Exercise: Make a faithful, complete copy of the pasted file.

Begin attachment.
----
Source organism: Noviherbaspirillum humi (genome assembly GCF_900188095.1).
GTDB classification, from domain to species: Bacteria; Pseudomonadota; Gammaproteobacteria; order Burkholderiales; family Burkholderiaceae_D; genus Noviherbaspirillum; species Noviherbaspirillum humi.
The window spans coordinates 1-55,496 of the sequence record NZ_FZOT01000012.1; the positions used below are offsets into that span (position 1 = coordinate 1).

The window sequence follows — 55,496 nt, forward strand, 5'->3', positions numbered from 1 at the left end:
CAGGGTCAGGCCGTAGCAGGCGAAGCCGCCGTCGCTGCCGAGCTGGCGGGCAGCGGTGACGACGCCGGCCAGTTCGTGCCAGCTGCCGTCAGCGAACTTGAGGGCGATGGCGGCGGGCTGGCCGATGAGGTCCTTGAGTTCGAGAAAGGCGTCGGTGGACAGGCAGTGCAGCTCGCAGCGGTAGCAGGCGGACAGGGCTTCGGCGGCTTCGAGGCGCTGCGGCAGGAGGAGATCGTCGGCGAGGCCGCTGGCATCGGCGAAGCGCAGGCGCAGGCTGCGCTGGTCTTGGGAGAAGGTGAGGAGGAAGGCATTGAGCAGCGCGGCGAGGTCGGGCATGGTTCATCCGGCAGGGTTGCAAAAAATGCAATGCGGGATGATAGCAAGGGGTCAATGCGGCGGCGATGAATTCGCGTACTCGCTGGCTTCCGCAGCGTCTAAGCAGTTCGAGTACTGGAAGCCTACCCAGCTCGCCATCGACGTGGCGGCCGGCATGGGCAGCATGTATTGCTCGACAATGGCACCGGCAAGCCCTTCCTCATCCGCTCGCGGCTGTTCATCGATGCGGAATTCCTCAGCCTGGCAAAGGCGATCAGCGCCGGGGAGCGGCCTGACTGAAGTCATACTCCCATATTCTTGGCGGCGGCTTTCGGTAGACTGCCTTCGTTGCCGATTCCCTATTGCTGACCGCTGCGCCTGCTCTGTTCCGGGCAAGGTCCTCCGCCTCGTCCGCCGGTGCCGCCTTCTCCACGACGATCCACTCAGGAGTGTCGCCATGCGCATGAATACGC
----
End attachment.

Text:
Source organism: Noviherbaspirillum humi (genome assembly GCF_900188095.1).
GTDB classification, from domain to species: Bacteria; Pseudomonadota; Gammaproteobacteria; order Burkholderiales; family Burkholderiaceae_D; genus Noviherbaspirillum; species Noviherbaspirillum humi.
The window spans coordinates 1-55,496 of the sequence record NZ_FZOT01000012.1; the positions used below are offsets into that span (position 1 = coordinate 1).

The window sequence follows — 55,496 nt, forward strand, 5'->3', positions numbered from 1 at the left end:
CAGGGTCAGGCCGTAGCAGGCGAAGCCGCCGTCGCTGCCGAGCTGGCGGGCAGCGGTGACGACGCCGGCCAGTTCGTGCCAGCTGCCGTCAGCGAACTTGAGGGCGATGGCGGCGGGCTGGCCGATGAGGTCCTTGAGTTCGAGAAAGGCGTCGGTGGACAGGCAGTGCAGCTCGCAGCGGTAGCAGGCGGACAGGGCTTCGGCGGCTTCGAGGCGCTGCGGCAGGAGGAGATCGTCGGCGAGGCCGCTGGCATCGGCGAAGCGCAGGCGCAGGCTGCGCTGGTCTTGGGAGAAGGTGAGGAGGAAGGCATTGAGCAGCGCGGCGAGGTCGGGCATGGTTCATCCGGCAGGGTTGCAAAAAATGCAATGCGGGATGATAGCAAGGGGTCAATGCGGCGGCGATGAATTCGCGTACTCGCTGGCTTCCGCAGCGTCTAAGCAGTTCGAGTACTGGAAGCCTACCCAGCTCGCCATCGACGTGGCGGCCGGCATGGGCAGCATGTATTGCTCGACAATGGCACCGGCAAGCCCTTCCTCATCCGCTCGCGGCTGTTCATCGATGCGGAATTCCTCAGCCTGGCAAAGGCGATCAGCGCCGGGGAGCGGCCTGACTGAAGTCATACTCCCATATTCTTGGCGGCGGCTTTCGGTAGACTGCCTTCGTTGCCGATTCCCTATTGCTGACCGCTGCGCCTGCTCTGTTCCGGGCAAGGTCCTCCGCCTCGTCCGCCGGTGCCGCCTTCTCCACGACGATCCACTCAGGAGTGTCGCCATGCGCATGAATACGC